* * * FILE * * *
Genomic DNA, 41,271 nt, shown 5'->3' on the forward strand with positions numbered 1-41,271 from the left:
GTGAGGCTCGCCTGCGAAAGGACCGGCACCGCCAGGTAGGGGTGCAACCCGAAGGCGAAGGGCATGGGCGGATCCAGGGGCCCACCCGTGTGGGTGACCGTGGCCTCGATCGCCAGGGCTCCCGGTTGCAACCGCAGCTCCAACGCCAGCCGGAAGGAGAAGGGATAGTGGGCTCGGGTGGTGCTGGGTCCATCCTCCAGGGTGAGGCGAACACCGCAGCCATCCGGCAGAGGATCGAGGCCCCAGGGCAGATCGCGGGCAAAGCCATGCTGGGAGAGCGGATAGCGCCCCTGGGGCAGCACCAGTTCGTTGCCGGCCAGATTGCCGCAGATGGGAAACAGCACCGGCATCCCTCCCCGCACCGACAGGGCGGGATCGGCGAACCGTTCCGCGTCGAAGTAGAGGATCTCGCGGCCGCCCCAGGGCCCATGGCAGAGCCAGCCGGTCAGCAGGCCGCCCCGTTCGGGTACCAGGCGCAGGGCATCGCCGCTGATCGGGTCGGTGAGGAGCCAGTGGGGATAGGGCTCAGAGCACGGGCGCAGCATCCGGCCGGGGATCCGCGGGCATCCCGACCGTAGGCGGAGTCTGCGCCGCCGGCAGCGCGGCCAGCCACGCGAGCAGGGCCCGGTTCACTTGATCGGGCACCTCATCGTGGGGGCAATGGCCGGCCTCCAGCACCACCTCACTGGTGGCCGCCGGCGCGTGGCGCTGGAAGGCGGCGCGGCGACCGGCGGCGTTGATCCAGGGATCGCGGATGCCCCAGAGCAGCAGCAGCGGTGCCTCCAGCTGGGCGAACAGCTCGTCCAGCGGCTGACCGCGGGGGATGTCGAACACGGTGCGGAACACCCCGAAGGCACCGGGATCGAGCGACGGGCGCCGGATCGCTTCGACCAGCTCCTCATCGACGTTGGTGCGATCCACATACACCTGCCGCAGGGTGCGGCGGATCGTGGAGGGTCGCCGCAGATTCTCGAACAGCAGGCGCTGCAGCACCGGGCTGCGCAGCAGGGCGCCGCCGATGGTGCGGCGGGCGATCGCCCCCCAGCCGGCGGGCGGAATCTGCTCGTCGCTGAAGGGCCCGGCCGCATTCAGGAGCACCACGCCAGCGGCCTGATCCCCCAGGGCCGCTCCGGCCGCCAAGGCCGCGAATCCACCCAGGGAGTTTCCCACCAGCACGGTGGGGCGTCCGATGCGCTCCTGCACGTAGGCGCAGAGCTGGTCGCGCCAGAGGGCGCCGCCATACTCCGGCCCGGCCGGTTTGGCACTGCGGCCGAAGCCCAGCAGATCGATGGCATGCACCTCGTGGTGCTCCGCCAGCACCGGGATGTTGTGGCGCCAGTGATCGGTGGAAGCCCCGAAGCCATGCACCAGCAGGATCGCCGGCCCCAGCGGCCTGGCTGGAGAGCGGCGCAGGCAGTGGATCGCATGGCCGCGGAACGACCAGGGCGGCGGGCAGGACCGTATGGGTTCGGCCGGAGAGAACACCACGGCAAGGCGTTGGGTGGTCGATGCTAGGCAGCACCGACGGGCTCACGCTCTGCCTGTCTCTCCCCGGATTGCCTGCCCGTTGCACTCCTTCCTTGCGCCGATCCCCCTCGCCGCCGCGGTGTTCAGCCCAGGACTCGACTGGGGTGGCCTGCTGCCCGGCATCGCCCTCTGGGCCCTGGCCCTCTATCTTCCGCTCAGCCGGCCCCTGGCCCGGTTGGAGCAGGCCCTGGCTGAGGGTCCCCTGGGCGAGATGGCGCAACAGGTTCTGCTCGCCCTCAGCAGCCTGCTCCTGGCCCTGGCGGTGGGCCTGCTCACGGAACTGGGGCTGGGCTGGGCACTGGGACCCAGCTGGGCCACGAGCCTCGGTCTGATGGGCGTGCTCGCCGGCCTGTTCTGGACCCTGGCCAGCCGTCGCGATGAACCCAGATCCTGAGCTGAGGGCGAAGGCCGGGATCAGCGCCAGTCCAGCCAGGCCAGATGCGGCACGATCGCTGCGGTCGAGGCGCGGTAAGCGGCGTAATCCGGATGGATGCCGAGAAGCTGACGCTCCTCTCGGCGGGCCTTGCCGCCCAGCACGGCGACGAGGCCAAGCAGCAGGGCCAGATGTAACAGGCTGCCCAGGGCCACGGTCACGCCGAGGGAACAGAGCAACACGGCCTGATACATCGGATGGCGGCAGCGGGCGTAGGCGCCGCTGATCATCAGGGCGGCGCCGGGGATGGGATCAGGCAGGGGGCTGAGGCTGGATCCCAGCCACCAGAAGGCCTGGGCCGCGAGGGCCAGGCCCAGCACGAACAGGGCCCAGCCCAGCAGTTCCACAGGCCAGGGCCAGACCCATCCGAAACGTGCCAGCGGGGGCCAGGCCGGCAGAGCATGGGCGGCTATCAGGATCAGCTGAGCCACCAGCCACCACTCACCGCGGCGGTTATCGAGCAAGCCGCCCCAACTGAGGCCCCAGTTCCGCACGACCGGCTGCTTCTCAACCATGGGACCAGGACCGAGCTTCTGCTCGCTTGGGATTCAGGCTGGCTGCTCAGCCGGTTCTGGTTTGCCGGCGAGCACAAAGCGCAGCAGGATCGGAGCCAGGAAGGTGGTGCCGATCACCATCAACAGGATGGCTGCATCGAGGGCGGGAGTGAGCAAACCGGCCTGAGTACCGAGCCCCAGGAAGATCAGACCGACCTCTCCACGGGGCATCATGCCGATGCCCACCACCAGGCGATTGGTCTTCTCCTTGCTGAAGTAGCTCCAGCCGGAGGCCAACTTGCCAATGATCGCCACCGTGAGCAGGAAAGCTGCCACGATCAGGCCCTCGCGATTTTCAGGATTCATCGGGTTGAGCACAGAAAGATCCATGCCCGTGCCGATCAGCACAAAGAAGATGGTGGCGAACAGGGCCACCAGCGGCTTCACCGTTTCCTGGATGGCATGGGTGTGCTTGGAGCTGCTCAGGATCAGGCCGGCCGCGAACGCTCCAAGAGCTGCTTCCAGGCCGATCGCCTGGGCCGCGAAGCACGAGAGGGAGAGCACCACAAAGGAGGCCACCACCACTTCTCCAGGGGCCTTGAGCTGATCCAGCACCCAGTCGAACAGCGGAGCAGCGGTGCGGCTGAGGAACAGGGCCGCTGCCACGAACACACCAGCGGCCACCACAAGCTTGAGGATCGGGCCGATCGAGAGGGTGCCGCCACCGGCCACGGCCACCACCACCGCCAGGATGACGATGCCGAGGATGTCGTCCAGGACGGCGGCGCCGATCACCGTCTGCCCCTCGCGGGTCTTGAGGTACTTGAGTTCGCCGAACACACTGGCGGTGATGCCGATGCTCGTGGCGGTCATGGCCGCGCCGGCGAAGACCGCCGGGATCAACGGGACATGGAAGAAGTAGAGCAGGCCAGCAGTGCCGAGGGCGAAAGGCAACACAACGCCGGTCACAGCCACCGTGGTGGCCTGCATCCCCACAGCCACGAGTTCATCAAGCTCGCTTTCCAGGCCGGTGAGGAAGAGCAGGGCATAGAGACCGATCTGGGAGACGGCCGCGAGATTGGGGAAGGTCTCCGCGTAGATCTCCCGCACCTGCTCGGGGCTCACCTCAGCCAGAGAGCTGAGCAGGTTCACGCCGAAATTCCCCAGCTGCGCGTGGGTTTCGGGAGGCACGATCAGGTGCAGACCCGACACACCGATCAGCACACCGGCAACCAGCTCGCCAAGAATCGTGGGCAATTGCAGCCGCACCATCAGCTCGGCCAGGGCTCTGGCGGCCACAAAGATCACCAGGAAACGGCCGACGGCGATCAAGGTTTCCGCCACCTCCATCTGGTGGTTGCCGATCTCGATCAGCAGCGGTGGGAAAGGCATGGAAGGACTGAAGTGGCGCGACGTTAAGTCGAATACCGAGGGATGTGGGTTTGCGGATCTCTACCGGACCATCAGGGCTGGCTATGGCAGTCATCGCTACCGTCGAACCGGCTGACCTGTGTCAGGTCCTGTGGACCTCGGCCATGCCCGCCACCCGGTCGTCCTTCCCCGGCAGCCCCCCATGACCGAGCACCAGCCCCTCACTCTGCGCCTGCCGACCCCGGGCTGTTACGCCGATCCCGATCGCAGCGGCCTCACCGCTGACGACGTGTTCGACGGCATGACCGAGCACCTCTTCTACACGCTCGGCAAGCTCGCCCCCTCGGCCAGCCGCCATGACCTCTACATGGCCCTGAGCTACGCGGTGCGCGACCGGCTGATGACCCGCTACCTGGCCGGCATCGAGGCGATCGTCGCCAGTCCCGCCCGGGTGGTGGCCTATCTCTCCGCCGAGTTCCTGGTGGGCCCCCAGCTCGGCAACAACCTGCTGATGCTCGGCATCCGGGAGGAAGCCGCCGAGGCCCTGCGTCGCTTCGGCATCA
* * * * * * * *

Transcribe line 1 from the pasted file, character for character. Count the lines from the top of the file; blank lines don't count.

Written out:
Genomic DNA, 41,271 nt, shown 5'->3' on the forward strand with positions numbered 1-41,271 from the left: